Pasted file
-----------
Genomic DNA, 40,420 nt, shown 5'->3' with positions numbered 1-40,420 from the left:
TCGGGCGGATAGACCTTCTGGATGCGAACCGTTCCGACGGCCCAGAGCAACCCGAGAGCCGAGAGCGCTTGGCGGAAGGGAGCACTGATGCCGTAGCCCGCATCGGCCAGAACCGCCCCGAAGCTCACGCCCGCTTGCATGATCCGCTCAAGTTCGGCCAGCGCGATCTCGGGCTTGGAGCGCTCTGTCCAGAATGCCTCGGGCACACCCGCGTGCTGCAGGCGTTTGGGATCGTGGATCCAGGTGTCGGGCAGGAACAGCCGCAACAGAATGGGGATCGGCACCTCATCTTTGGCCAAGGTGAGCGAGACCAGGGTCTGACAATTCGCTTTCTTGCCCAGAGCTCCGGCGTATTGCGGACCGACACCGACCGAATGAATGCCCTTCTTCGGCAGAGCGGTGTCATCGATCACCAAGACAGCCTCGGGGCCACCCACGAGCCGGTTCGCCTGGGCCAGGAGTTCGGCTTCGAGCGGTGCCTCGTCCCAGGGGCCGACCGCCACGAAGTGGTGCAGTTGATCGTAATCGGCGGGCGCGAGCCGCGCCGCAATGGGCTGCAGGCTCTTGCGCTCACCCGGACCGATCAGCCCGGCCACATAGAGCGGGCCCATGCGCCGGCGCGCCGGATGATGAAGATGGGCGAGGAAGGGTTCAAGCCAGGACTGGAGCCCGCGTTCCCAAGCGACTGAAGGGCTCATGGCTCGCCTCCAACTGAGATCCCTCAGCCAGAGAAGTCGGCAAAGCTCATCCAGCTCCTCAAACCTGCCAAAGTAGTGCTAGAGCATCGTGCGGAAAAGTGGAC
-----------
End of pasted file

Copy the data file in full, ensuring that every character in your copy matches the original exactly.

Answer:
Genomic DNA, 40,420 nt, shown 5'->3' with positions numbered 1-40,420 from the left:
TCGGGCGGATAGACCTTCTGGATGCGAACCGTTCCGACGGCCCAGAGCAACCCGAGAGCCGAGAGCGCTTGGCGGAAGGGAGCACTGATGCCGTAGCCCGCATCGGCCAGAACCGCCCCGAAGCTCACGCCCGCTTGCATGATCCGCTCAAGTTCGGCCAGCGCGATCTCGGGCTTGGAGCGCTCTGTCCAGAATGCCTCGGGCACACCCGCGTGCTGCAGGCGTTTGGGATCGTGGATCCAGGTGTCGGGCAGGAACAGCCGCAACAGAATGGGGATCGGCACCTCATCTTTGGCCAAGGTGAGCGAGACCAGGGTCTGACAATTCGCTTTCTTGCCCAGAGCTCCGGCGTATTGCGGACCGACACCGACCGAATGAATGCCCTTCTTCGGCAGAGCGGTGTCATCGATCACCAAGACAGCCTCGGGGCCACCCACGAGCCGGTTCGCCTGGGCCAGGAGTTCGGCTTCGAGCGGTGCCTCGTCCCAGGGGCCGACCGCCACGAAGTGGTGCAGTTGATCGTAATCGGCGGGCGCGAGCCGCGCCGCAATGGGCTGCAGGCTCTTGCGCTCACCCGGACCGATCAGCCCGGCCACATAGAGCGGGCCCATGCGCCGGCGCGCCGGATGATGAAGATGGGCGAGGAAGGGTTCAAGCCAGGACTGGAGCCCGCGTTCCCAAGCGACTGAAGGGCTCATGGCTCGCCTCCAACTGAGATCCCTCAGCCAGAGAAGTCGGCAAAGCTCATCCAGCTCCTCAAACCTGCCAAAGTAGTGCTAGAGCATCGTGCGGAAAAGTGGAC